Week thirteen: networking and communications

Bluegiga BLE112 Breakout

This week I made a Barduino and a Bluegiga BLE112 breakout board. I followed Luciano's guide to build the Barduino and Maria's guide to making a breakout board. I ran into a lot of problems:

  • I had to use a 20MHz crystal on the Barduino instead of the specified 16 MHz
  • I plugged in the Barduino and it started smoking - this means there was a solder bridge on the microcontroller
  • I tried to program an older board and connect it to the BLE112, and FabISP stopped working

So this week was kind of a bust.

FTDI Board

I tried to make the Fab FTDI so that I could have my own FTDI board and Fab ISP. At first it did not work. I received an error message whenever I tried to set the efuse to 0xFF. For whatever reason, when I tried it again later it worked and set my FTDI to ttyACM0. Awesome sauce! Maybe it was a soldering issue that just needed time to cool/sort itself out?

But then...

I came back in the next week and used the HM-10 as well as a Fabduino to finish the assignment. I ended up making the microcontroller smoke again (dang solder bridges!) but ended up getting the Fabduino to work. Apparently this is a difficult thing to do because several people had problems with it later in the week. Here are some hacks I did:

  • Milling: The website reports that it is not compatible with the current mods and it is correct. I had to decrease the tool size in Neil's mods to make the Modela solder all of the traces correctly. They are super small traces! Be careful about checking them before you mill. Despite my best efforts, I still lost a trace that went between the microcontrller and one of the GPIO pins.
  • Soldering: The ATMega 168 has super tiny pins. So I used the "make a mess and clean it up" method to get it on. This is likely how I ended up with the solder bridge, but it definitely worked. I checked under a microscope to make sure that everything was soldered down well.
  • Burning Bootloader: I had trouble burning the bootloader (Ubuntu 14.04, Arduino 1.6.12) because Arduino updated the way that boards.txt files are written. So the one on the main Fabduino page did not work for me, neither did the updated one provided by Massimo Menichinelli. I received an error message saying "no boards were found in fabduino folder". So I did an Internet search and stumbled upon the MiniCore library. It has an awesome readme file and worked like a charm. (Just how I like it).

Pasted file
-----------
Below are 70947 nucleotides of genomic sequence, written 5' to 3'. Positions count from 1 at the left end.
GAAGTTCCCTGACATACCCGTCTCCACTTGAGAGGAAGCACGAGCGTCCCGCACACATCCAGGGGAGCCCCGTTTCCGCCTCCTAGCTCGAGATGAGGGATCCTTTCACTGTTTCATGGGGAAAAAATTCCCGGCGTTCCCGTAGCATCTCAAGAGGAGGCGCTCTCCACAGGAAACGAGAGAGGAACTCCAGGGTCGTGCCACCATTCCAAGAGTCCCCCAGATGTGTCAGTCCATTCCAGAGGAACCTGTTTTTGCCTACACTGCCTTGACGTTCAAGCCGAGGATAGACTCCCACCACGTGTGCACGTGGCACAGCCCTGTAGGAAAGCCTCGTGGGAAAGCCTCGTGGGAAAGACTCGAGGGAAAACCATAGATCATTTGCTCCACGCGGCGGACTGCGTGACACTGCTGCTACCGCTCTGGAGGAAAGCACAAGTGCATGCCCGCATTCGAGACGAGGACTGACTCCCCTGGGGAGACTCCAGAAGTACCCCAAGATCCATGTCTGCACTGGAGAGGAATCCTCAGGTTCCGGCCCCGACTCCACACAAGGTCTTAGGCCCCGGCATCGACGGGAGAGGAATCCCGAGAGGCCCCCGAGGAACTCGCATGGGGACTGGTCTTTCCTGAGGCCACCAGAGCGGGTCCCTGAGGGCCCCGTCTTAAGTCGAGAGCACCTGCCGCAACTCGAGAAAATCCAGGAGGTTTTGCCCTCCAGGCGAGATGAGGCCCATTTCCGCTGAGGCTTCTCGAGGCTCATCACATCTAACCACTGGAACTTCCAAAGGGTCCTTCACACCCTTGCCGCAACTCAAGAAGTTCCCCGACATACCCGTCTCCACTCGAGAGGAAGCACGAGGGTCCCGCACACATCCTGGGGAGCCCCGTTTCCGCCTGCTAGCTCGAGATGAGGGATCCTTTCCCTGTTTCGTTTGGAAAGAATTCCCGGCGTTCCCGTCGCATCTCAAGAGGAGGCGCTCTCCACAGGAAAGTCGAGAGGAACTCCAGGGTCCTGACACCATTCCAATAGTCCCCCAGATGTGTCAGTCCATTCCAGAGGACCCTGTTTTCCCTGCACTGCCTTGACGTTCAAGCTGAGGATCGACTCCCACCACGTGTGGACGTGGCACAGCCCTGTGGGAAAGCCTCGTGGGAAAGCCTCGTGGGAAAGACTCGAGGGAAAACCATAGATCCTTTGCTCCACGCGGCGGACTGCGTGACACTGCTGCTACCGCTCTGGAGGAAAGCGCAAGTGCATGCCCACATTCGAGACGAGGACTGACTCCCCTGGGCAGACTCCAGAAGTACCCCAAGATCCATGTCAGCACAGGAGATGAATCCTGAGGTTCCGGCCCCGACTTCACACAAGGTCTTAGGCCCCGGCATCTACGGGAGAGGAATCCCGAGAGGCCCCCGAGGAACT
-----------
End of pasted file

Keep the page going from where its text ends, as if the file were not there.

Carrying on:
Programming Fabduino
Keep the pinout nearby
Fabuino and Bluetooth
Hello World!

Speaking of good documentation, Sunfounder did an amazing job with the HM-10 software. I had the board up and running in moments. One of the HM-10 boards I used was not working so remember that when you connect it to VCC and GND the red LED should start blinking. I used the nRF Connect app recommended on the class website and I was able to run all of the demos on my Fabduino. The second example was an echo where you could send message back and forth between the Bluetooth device and your phone/computer or whatever you're connecting it to.

The app was pretty weird looking, so I decided to write my own terminal program for connecting to the HM-10 on my computer. I wrote it in Python so that later I can use VPython or Tkinter or something to write an interface for controlling my robot. I found Bluepy which is a HORRIBLY documented API for connecting to bluetooth devices from Python. I wrote a program for connecting to the device and constantly reading from it.

This is how you set up what is basically a listener for information from the bluetooth device. Delegate is like a service dedicated to waiting for data from the bluetooth controller. So later in the code you can use waitForNotifications with a timeout to check for a new notification.

class MyDelegate(btle.DefaultDelegate):
def __init__(self, params=None):

def handleNotification(self, cHandle, data):
print data
while True:
if conn.waitForNotifications(1.0):
# handleNotification() was called

The address is the MAC address of the bluetooth device and the UUID is the address of the serial on the bluetooth module. I got both of these values from the nRF Connect app. Running scanner.py from bluepy also gives a lot of information about connected devices.

address = "60:64:05:d1:43:ed"
addrType = "public"
uuid = "0000ffe0-0000-1000-8000-00805f9b34fb"

conn = btle.Peripheral(address, addrType)
service = conn.getServiceByUUID(uuid)

Reading and writing to the bluetooth device works as follows. I really don't like the read much since waitForNotifications is available. It's a better way to get all of the data without worrying about empty messages (if you call read and there's nothing to read it returns "0x00" which is pretty annoying).

received = char.read();